The story doesn’t end there here. Regardless of all the fancy graphs, I’ve still found myself clueless of what happened more times than I’d like to admit. Merely a stack-trace might not be enough to understand the details of a failed execution (especially with Node.js’s fuzzy traces). For that, we’ve developed some conventions for logging in Lambda functions.

We always log out:

  • event object (omit sensitive information like passwords, credit card details, etc)
  • errors and exceptions (if you try…catch an error, add a console.log(error))
  • everything that looks fishy (it’s infuriating to spend hours debugging your code, only to find out that a remote endpoint changed it’s response body_)_
  • events with business value (these go up in a custom dashboard in a minute)

Collecting business metrics

Business analytics follow the same basic idea. Our weapon of choice is SumoLogic.

SumoLogic is a machine data analytics service for log management and time series metrics.

What’s great about the service is the ability to construct custom dashboard out of pretty much anything. The setup is a bit different from Dashbird but it’s just as awesome. Here’s a lambda function that subscribes to a log group and sends logs to the service 😎.

Building a custom metrics dashboard

There isn’t as much convention and common ground in custom metrics, so we’re going to play this through with an example.

I’m going to demonstrate how we gathered metrics for an integration service. The service has the task on syncing issues between issue-tracker accounts (think JIRA and Asana). We wanted to log out all CRUD actions against client issue-trackers.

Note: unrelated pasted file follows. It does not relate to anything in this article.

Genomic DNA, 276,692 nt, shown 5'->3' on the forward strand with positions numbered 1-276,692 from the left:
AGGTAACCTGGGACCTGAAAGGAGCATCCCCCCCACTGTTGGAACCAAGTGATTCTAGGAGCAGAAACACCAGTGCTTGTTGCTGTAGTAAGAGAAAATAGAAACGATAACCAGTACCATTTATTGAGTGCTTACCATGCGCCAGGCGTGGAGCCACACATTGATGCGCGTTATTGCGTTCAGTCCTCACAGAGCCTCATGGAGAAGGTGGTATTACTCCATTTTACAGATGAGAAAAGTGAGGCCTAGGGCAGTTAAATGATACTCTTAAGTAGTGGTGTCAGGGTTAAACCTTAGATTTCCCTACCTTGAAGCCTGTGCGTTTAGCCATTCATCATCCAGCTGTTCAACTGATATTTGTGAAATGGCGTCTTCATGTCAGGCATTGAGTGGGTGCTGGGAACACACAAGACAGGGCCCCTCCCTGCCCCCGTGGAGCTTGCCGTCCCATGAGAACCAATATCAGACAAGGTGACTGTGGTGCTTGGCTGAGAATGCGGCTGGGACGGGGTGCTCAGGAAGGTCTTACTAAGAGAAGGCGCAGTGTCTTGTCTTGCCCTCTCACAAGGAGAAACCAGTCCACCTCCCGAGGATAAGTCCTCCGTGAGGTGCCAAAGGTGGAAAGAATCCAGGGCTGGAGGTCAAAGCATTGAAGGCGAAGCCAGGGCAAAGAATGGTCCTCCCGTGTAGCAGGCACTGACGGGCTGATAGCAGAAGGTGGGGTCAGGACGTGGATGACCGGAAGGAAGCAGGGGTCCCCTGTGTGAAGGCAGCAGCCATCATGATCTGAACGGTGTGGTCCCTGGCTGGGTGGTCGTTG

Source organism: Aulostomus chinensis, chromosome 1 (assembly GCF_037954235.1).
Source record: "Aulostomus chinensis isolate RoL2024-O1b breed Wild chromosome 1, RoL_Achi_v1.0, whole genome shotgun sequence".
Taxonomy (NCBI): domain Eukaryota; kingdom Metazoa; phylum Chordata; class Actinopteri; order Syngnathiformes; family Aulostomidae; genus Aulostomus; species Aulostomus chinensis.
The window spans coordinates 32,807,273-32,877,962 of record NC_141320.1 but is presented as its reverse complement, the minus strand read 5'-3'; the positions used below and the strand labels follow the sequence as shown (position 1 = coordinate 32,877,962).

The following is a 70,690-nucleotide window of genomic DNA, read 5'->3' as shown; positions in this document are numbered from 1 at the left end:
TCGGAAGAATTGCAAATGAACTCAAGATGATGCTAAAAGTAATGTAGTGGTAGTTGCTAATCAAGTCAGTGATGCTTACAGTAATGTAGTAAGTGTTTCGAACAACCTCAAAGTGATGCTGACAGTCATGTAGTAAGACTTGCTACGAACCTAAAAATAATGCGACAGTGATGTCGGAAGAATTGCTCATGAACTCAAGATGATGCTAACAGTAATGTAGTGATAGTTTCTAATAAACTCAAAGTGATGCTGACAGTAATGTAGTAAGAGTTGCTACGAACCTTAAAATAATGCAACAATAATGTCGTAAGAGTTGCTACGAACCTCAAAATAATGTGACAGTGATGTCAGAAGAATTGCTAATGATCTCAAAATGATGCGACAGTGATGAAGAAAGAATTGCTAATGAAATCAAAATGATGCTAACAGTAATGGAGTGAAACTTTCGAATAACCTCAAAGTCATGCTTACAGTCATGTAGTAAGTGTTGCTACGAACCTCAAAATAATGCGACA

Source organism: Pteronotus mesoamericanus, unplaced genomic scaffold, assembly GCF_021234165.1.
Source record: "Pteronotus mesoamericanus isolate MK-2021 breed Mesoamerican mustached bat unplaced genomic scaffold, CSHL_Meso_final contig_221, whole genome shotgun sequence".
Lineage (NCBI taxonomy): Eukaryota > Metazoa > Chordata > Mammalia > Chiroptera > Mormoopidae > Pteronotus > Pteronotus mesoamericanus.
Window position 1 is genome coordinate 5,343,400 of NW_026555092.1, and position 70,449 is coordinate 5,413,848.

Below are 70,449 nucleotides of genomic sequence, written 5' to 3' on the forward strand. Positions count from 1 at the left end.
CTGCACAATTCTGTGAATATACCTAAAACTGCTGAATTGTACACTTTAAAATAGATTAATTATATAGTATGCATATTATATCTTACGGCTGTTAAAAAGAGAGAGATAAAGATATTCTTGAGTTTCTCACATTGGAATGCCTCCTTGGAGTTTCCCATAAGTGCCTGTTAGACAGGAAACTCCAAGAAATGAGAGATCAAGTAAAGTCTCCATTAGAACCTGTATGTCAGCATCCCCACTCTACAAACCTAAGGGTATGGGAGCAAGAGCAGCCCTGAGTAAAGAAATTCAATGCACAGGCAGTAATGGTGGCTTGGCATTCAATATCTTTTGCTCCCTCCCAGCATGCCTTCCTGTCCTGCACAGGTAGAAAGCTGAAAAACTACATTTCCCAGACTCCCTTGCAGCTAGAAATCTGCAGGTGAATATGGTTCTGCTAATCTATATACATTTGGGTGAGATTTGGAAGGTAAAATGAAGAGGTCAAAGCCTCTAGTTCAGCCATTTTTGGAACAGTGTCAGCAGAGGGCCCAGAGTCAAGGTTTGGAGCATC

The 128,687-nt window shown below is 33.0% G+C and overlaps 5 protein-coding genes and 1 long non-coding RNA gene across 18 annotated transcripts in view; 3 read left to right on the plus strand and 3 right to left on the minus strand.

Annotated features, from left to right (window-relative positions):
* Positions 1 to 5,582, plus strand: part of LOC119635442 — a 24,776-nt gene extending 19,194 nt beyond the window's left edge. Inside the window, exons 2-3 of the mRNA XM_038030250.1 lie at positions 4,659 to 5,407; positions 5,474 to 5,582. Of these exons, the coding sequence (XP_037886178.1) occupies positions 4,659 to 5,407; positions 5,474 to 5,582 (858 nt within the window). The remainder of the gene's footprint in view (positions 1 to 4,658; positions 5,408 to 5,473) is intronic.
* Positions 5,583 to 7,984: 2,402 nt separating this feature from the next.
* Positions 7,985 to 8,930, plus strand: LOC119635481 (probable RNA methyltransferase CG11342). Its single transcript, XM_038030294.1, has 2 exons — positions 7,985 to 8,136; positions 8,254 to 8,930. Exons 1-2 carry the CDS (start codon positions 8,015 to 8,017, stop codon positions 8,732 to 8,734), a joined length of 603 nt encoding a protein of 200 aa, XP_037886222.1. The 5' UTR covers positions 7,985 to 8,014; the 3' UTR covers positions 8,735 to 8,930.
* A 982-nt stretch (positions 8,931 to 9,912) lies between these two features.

For that, let’s add a log line for each time a request of this sort is made:


Now we have the ability to turn these events into time-series metrics. Let’s query this…

"" | parse "*" as method | timeslice 5m | count(method) group by _timeslice, method | transpose row _timeslice column method

and see what we get…

Nice! Add that to your dashboard.

Now make it observable.

With any dashboard, it’s important to get an overview at a glance. A rule of thumb with dashboards is you need to able to say in 5 seconds, if something is wrong. We try to represent failures in number and expected events in time-series metrics. Here’s what we ended up with our integration-service dashboard.

It’s still work in progress, as we’re testing between ways to display information.


The short-lived, parallel and highly scalable nature of Lambda forced us to innovate and be creative. The aforementioned approach has helped us bring clarity and visibility into our serverless systems, and I have seen it having a similar effect for other teams. Both of the tools have a free tier version, so you can easily try them out.

PS. If you have alternative ideas or would like to share your work in the monitoring field, please let me know in the comments.